Saturday, October 08, 2011

Mitt Romney's America: Even More of The Same

Just what the world and America needs.

Mind you, that's this week. The cartoon says everything that needs saying, but that man wants to be President so bad it's worrying, he'd sell his Granny for a vote.

America's saviour, the man in the magic underpants.

Romney: century of American dominance ahead

By Steve Peoples and Bruce Smith
October 7, 2011

CHARLESTON, S.C.—Republican presidential candidate Mitt Romney said Friday the next president would face complex foreign policy decisions but offered few details on his plan for one of the nation's most protracted international entanglements -- the decade-old Afghanistan war.

Delivering his first major foreign policy address on the 10th anniversary of the conflict, the former Massachusetts governor said little about what he would do specifically about Afghanistan, where nearly 100,000 American troops are stationed today.

"I will order a full review of our transition to the Afghan military to secure that nation's sovereignty from the tyranny of the Taliban," Romney said near the end of his remarks, listing the Afghan war among eight priorities for his first 100 days in office. "The force level necessary to secure our gains and complete our mission successfully is a decision I will make free from politics."

The comment drew applause from the cadets and supporters who gathered at The Citadel, South Carolina's military college. But Afghanistan was almost an afterthought in Romney's speech, in which he made the case for a stronger military that would allow the United States to lead the world and help deter further violence.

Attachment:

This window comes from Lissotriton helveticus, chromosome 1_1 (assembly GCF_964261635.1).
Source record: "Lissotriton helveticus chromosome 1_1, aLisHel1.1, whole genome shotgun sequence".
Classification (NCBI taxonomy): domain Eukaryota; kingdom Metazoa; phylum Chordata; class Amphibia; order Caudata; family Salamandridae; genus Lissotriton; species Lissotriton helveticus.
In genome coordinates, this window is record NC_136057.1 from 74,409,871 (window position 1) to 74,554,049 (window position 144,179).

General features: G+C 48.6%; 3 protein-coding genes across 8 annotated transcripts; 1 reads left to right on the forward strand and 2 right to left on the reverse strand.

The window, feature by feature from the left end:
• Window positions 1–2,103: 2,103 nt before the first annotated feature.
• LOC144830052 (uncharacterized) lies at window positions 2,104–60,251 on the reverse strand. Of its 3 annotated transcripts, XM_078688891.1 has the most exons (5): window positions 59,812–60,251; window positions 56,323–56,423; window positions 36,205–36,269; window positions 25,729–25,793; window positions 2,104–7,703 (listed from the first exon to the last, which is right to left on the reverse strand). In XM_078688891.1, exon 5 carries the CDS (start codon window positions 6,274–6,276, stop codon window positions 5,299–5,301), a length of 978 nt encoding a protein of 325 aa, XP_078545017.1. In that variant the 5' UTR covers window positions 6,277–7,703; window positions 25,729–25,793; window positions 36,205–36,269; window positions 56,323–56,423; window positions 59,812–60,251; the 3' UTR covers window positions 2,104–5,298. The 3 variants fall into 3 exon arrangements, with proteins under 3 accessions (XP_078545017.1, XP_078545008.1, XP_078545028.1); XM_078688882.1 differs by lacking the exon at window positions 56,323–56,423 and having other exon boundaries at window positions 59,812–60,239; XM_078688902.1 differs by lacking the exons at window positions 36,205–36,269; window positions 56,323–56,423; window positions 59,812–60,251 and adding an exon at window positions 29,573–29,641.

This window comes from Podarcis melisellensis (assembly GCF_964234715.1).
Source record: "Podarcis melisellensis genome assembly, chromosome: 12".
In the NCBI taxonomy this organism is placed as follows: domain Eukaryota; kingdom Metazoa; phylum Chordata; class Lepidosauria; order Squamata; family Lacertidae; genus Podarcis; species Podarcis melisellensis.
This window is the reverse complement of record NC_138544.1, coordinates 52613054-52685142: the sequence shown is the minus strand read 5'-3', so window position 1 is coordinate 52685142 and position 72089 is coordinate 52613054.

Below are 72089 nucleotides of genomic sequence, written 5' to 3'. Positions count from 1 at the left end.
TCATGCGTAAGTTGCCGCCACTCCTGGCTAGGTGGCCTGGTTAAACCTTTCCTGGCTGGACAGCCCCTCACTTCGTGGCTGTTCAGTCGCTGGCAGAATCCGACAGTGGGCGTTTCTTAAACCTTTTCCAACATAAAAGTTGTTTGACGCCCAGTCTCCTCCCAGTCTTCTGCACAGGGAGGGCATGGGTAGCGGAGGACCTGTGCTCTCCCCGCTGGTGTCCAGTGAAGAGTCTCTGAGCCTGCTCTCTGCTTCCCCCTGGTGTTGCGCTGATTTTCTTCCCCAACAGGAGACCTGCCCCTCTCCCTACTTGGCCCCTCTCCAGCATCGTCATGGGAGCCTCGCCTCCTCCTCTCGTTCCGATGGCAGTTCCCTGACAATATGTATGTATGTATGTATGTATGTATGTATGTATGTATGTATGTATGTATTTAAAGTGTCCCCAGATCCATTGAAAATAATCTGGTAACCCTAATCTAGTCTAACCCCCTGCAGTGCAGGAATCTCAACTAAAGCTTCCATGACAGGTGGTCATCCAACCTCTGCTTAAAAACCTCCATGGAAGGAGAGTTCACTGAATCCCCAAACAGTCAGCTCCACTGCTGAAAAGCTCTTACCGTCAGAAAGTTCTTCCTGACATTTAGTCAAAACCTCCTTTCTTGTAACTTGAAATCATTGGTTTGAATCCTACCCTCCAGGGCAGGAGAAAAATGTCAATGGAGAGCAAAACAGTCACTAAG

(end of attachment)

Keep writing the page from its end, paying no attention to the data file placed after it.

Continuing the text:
He mentioned the name of the country three times in a speech that exceeded 2,800 words.

When pressed for details on Afghanistan during a morning briefing, a Romney foreign policy adviser declined to outline a Romney plan for Afghanistan and noted that the governor recognizes the difficulty of what America faces there.

On other issues, Romney said he would boost the number of Navy ships and pour more money into defense, outlining proposals to strengthen the military while rejecting multilateral institutions like the United Nations when necessary.

He also condemned the isolationist policies supported by some tea party activists.

"This is America's moment. We should embrace the challenge, not shrink from it, not crawl into an isolationist shell, not wave the white flag of surrender, nor give in to those who assert America's moment has passed. That is utter nonsense," he added.

Romney's first foreign policy speech as a candidate amounted to a show of force of sorts as he tries to position himself as the clear GOP frontrunner in the White House race. Some Republicans remain reluctant to support him but Romney has resumed his place atop national polling following Texas Gov. Rick Perry's recent stumbles and New Jersey Gov. Chris Christie's decision not to run.

The sometimes hawkish policies Romney outlined Friday may draw criticism from the libertarian wing of his party but are designed to confront what may be the former businessman's most glaring weakness. While he served as a Mormon missionary in France more than four decades ago, he has only limited foreign policy experience. As he says in nearly every campaign stop, he has spent most of his life in the business world. Go to page two

A few from last time he ran. Things don't change much, apart from Mitt's position d'jour.

The American electorate.

Poll: Nearly half of Americans can’t name a single GOP presidential candidate more


Anonymous said...

"Part of me wishes I was one of those 50%" (V-rod)

Himself said...


Probably includes a few of these.

Strap in!